Getting Started: Other Painting Supplies

Welcome!  I’m posting a series of tips for beginner artists, based on my own trial-and-error experiences as a self-taught painter. 

1. Paints   2. Brushes   3. Painting Surfaces

4. Other Essential Supplies

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Most of your supply budget should be spent on good quality paint, brushes and canvas, in that order. You don’t need a lot of other stuff, but here are some essentials that you should have before you get started. (Again, I’m posting examples and pictures from dickblick.com, but I am not affiliated with them in any way.)

1) Water bucket

There are a lot of fancy artist’s water pails out there, but you really just need a big jar or tin.  Don’t use a coffee cup or drinking glass or you’ll end up drinking the paintwater when you’re not paying attention!  Change your water in your jar often and never let your brushes sit in the water.  This brings us to…

2) Rags and Apron

I like to have a dedicated painting apron (and sometimes an old button-up shirt as well) to cover my clothes.  Acrylic paint will permanently stain clothes if it dries on.  Again, it doesn’t have to be a special painting apron, but you should have something.  I also like to keep a few rags on hand (old t-shirts work well) to keep under my water bucket to absorb drips and provide a place to rest wet brushes or wipe off excess paint.

3) Palette or palette paper

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You’ll need a place to mix wet paint.  I personally never liked using the traditional hand-held wood or plastic palettes because they’re a pain to clean.  To save hassle and water, I recommend using disposable palette paper (or in a pinch, glossy magazines) when you’re starting out.  When you’re done painting you just peel off the top layer and throw it out.  Disposable palette paper is ideal when you’re just getting started, but see my recommendation #7 below when you’re getting more serious.

4) Masking tape

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Masking tape is extremely useful for making straight edges in your paintings, such as horizons or edges of buildings.  The regular hardware store variety is fine, just make sure your paint is completely dry before you apply it.  I’ll make a post later on how to use masking tape in acrylic painting.

5) Storage

There are many fancy storage containers at the big art stores, but in my opinion these aren’t really worth your money if you’re on a tight budget.  Spend your money on better quality paints and brushes, and use a shoebox or zippered case to store your paint tubes. You can roll your brushes up in an old t-shirt, or in your painting apron, and secure with an elastic.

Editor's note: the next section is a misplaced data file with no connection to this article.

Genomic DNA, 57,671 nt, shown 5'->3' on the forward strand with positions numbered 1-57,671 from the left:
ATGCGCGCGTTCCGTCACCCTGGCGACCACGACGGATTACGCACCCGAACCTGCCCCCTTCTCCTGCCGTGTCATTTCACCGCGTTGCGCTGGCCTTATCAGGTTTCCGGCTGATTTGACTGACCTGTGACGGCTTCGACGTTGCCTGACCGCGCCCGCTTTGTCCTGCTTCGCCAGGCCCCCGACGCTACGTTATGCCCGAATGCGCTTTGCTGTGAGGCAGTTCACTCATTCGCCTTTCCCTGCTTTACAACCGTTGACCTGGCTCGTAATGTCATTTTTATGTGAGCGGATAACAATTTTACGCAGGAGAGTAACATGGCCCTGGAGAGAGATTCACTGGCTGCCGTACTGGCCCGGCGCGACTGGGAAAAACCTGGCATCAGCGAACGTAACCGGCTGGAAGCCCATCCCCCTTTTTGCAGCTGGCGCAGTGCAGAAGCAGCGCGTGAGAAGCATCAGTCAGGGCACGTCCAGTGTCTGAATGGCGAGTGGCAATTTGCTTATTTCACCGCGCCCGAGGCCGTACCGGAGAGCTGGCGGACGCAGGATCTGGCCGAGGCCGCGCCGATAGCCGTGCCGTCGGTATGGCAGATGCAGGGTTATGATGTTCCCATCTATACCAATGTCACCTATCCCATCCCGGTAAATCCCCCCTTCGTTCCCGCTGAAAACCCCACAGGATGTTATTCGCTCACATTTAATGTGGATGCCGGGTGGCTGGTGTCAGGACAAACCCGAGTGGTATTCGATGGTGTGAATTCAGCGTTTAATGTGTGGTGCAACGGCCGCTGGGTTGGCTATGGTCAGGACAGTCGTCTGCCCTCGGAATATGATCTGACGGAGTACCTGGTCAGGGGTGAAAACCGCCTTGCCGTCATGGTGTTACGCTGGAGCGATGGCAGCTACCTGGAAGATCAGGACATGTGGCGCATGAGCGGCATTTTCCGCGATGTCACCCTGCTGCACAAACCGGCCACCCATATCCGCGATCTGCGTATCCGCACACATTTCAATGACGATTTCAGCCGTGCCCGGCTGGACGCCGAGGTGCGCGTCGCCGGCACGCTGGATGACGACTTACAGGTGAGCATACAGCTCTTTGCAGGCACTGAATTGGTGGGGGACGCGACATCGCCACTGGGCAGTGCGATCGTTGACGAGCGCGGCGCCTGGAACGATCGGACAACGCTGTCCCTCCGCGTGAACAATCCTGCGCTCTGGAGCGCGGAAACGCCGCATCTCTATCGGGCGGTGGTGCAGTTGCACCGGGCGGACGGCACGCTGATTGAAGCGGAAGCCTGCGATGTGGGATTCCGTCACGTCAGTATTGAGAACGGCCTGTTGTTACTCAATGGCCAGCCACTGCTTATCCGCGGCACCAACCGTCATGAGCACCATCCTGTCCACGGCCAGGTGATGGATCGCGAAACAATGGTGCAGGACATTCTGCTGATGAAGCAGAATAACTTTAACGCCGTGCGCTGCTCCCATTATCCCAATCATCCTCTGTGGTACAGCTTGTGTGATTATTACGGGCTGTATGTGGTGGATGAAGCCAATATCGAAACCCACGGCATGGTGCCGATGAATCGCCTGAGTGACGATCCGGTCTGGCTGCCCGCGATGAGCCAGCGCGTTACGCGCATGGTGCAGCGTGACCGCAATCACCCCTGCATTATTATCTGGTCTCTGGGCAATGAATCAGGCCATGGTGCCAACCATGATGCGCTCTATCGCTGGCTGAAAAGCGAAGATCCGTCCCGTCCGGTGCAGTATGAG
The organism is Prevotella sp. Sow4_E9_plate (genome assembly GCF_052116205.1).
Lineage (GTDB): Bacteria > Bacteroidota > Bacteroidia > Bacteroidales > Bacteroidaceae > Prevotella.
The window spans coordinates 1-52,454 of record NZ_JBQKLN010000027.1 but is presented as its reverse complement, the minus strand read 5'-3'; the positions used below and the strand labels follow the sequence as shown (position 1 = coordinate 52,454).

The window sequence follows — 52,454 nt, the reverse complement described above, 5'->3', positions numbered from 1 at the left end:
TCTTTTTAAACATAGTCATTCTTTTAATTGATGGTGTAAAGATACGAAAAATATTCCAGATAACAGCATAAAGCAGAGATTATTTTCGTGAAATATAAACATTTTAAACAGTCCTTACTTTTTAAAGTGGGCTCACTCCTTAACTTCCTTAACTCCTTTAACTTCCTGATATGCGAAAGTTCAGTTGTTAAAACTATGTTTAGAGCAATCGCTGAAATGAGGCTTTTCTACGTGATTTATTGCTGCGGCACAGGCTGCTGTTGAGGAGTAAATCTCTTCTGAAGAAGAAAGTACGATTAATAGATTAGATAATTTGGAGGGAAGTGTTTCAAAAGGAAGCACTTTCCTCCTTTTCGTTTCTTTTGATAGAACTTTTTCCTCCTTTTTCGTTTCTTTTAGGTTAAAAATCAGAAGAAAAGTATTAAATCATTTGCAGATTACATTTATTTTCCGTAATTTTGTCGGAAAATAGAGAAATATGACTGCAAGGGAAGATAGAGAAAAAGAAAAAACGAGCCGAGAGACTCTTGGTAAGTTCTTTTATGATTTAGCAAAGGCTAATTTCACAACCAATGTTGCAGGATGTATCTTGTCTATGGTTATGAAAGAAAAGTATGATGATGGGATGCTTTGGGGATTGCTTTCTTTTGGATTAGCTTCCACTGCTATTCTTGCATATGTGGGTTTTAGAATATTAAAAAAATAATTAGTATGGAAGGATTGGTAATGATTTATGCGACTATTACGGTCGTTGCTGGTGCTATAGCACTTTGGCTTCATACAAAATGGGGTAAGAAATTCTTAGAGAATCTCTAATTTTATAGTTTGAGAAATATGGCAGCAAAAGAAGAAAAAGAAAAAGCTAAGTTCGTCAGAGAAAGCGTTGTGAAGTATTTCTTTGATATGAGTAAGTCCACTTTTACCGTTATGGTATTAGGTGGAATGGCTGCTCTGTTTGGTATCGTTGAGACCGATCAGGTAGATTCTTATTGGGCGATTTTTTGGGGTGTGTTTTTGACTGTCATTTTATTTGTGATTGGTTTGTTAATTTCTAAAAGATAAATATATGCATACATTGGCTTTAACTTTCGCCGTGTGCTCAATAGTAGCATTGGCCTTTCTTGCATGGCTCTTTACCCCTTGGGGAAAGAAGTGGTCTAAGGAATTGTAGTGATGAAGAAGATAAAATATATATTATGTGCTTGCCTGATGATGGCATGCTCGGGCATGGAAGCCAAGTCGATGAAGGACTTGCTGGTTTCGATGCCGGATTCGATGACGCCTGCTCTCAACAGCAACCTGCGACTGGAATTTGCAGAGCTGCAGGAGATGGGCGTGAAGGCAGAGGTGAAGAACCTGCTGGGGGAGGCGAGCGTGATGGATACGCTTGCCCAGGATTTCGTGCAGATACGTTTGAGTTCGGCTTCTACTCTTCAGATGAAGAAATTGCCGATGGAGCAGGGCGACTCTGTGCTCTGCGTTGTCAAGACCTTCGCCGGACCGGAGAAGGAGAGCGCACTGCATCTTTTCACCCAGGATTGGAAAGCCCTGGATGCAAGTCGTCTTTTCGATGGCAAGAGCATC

Nice to Have

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6) Tube wringer

You’ll want to use every drop of your new paints, so you might want to invest in a tube wringer.  It keeps the tubes tidy and makes them easier to store, plus you can use it around the house on toothpaste etc.  Speaking of saving paint…

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7) Sta-Wet palette

This is a special wet storage palette for acrylics that has a sponge inside and a tight fitting lid, so you can preserve your paints between sessions.  If sealed, you can keep your paint dabs wet for a month or more.  This will save you a ton of wasted paint, but more importantly, it’s easier to find time to paint frequently if you don’t have to set up and mix your colors each time.  I always have mine set up full of paints ready to go.  I would consider this an essential supply for anyone getting serious about acrylic painting, but it’s probably not worth the investment right at the beginning.

8) Easel

I’m putting this in the “nice to have” category because you don’t really need one when you’re starting.  Painting flat is fine, and sometimes preferred, for smaller canvases.  If you want to angle your canvas, tape a pencil or ruler to the desk or table to hold it in place, then prop up the other end on something.  When you’re choosing an easel, think about whether you plan to paint sitting or standing, and if you want to take it with you outdoors.

9) Brush cleaner

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Brush cleaner and conditioner is probably a good idea if you want to preserve your nice new brushes for longer.  The most important thing you can do for your brushes though (with or without cleaner) is just to keep them from resting in the water pail, rinse them well after use, and reshape the bristles with your fingers before you put them away.

I also recommend you keep some hand lotion in your painting kit, and put it on just before you start painting.  This will make it easier to clean the paint off your hands and arms afterward.

Next: Setting up your Painting Space

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